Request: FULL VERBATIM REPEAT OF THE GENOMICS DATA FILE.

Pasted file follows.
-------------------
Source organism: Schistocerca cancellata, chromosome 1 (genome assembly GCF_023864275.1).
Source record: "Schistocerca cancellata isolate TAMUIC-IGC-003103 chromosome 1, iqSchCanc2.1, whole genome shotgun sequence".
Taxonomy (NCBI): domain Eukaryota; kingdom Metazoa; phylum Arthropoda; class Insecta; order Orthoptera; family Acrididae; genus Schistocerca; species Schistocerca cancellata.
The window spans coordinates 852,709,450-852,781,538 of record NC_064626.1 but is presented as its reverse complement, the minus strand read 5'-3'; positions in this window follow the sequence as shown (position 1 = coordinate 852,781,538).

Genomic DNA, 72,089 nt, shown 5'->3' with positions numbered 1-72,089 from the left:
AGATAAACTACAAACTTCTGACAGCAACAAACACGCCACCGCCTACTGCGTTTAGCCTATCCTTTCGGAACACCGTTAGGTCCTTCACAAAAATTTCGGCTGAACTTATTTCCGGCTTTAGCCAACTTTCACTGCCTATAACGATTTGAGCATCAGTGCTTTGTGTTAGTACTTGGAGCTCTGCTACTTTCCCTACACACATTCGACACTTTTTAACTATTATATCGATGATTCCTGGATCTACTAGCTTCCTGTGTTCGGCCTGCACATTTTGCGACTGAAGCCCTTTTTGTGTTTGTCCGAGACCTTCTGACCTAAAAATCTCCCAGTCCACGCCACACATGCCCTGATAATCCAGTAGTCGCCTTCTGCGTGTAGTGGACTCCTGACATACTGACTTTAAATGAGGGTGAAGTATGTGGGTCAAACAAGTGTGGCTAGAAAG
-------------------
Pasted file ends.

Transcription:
Source organism: Schistocerca cancellata, chromosome 1 (genome assembly GCF_023864275.1).
Source record: "Schistocerca cancellata isolate TAMUIC-IGC-003103 chromosome 1, iqSchCanc2.1, whole genome shotgun sequence".
Taxonomy (NCBI): domain Eukaryota; kingdom Metazoa; phylum Arthropoda; class Insecta; order Orthoptera; family Acrididae; genus Schistocerca; species Schistocerca cancellata.
The window spans coordinates 852,709,450-852,781,538 of record NC_064626.1 but is presented as its reverse complement, the minus strand read 5'-3'; positions in this window follow the sequence as shown (position 1 = coordinate 852,781,538).

Genomic DNA, 72,089 nt, shown 5'->3' with positions numbered 1-72,089 from the left:
AGATAAACTACAAACTTCTGACAGCAACAAACACGCCACCGCCTACTGCGTTTAGCCTATCCTTTCGGAACACCGTTAGGTCCTTCACAAAAATTTCGGCTGAACTTATTTCCGGCTTTAGCCAACTTTCACTGCCTATAACGATTTGAGCATCAGTGCTTTGTGTTAGTACTTGGAGCTCTGCTACTTTCCCTACACACATTCGACACTTTTTAACTATTATATCGATGATTCCTGGATCTACTAGCTTCCTGTGTTCGGCCTGCACATTTTGCGACTGAAGCCCTTTTTGTGTTTGTCCGAGACCTTCTGACCTAAAAATCTCCCAGTCCACGCCACACATGCCCTGATAATCCAGTAGTCGCCTTCTGCGTGTAGTGGACTCCTGACATACTGACTTTAAATGAGGGTGAAGTATGTGGGTCAAACAAGTGTGGCTAGAAAG